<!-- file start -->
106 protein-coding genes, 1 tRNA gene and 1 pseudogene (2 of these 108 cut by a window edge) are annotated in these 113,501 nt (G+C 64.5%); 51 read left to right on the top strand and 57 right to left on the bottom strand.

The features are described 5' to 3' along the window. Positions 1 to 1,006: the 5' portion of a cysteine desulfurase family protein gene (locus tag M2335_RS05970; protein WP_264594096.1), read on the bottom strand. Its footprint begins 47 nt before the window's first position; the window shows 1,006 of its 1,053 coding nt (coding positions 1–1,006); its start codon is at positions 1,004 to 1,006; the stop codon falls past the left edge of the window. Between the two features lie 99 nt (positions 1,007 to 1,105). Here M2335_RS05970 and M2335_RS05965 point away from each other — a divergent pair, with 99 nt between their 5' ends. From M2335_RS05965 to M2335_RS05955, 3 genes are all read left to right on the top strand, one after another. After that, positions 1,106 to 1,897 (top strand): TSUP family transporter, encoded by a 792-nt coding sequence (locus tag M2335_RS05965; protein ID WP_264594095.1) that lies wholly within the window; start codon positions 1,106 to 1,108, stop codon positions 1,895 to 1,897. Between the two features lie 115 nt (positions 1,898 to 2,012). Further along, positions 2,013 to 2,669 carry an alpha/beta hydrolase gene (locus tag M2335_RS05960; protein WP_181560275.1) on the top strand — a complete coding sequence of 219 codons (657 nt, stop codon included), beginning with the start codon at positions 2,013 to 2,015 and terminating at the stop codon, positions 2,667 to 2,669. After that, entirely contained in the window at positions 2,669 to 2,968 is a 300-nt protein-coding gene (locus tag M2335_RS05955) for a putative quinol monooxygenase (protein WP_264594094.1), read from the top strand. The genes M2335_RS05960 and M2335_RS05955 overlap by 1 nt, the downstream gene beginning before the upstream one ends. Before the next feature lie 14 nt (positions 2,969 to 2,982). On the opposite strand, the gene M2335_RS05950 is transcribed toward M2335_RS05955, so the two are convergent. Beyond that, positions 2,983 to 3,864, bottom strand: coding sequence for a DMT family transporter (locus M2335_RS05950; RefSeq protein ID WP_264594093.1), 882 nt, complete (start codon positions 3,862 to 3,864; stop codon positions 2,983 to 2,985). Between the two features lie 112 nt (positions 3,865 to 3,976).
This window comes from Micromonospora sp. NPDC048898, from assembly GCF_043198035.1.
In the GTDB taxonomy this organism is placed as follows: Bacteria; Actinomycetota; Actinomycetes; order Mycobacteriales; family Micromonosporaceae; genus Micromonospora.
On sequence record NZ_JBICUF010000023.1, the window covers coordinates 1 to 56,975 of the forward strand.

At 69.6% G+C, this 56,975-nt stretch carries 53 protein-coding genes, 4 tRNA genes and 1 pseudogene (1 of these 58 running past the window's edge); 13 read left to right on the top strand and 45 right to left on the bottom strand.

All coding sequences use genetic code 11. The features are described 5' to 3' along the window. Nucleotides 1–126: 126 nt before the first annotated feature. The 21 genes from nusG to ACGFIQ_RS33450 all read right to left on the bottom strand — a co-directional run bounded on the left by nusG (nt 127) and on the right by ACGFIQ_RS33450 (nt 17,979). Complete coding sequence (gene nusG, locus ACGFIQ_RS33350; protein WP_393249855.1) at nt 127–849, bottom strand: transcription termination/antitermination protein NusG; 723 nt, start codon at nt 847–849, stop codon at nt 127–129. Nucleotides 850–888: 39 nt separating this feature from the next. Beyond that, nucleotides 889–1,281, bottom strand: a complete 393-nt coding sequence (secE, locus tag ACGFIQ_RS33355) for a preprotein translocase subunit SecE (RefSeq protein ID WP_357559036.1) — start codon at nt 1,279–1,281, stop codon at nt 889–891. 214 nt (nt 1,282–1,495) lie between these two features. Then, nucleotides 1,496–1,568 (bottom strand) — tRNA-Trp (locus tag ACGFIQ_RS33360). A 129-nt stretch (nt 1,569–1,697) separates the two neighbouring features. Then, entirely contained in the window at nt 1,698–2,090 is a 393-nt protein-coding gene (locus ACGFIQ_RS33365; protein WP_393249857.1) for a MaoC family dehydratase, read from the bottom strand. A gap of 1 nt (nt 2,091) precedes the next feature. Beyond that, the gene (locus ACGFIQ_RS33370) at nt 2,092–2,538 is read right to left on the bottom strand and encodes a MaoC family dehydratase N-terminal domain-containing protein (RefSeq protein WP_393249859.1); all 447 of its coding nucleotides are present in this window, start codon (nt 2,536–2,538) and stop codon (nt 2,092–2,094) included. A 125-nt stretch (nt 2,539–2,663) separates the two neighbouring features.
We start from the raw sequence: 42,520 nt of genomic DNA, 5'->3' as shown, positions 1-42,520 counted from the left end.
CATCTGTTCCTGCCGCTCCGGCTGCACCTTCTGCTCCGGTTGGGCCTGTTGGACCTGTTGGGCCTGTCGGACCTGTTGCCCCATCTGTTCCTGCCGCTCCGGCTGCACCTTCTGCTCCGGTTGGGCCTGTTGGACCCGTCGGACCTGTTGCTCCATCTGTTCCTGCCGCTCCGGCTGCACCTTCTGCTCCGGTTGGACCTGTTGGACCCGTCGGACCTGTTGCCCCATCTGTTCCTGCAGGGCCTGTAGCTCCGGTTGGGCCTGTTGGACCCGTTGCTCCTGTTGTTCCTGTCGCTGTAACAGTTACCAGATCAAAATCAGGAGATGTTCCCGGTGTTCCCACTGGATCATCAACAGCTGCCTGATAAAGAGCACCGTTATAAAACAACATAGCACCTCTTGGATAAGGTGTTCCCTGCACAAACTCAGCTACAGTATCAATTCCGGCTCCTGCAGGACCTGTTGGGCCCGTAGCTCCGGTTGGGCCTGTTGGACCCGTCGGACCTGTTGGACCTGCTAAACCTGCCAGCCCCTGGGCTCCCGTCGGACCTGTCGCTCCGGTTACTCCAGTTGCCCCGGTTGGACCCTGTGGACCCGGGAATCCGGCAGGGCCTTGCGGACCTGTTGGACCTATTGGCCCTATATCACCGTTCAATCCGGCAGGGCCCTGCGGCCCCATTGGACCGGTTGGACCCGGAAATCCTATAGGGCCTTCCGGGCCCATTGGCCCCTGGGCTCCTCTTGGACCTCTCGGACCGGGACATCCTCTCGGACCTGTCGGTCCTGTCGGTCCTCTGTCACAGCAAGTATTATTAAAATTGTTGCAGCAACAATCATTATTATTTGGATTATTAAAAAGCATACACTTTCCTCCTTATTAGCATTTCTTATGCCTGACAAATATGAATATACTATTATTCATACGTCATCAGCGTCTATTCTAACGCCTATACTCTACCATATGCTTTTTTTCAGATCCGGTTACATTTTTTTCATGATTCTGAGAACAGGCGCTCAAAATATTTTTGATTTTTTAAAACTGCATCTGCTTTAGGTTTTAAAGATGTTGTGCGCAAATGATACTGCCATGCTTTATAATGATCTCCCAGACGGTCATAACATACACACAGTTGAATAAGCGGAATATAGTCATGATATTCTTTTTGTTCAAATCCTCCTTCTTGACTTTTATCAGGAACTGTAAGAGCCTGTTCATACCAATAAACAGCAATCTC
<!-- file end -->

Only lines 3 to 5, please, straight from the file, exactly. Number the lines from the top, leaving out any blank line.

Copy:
This window comes from Micromonospora sp. NPDC048898, from assembly GCF_043198035.1.
In the GTDB taxonomy this organism is placed as follows: Bacteria; Actinomycetota; Actinomycetes; order Mycobacteriales; family Micromonosporaceae; genus Micromonospora.
On sequence record NZ_JBICUF010000023.1, the window covers coordinates 1 to 56,975 of the forward strand.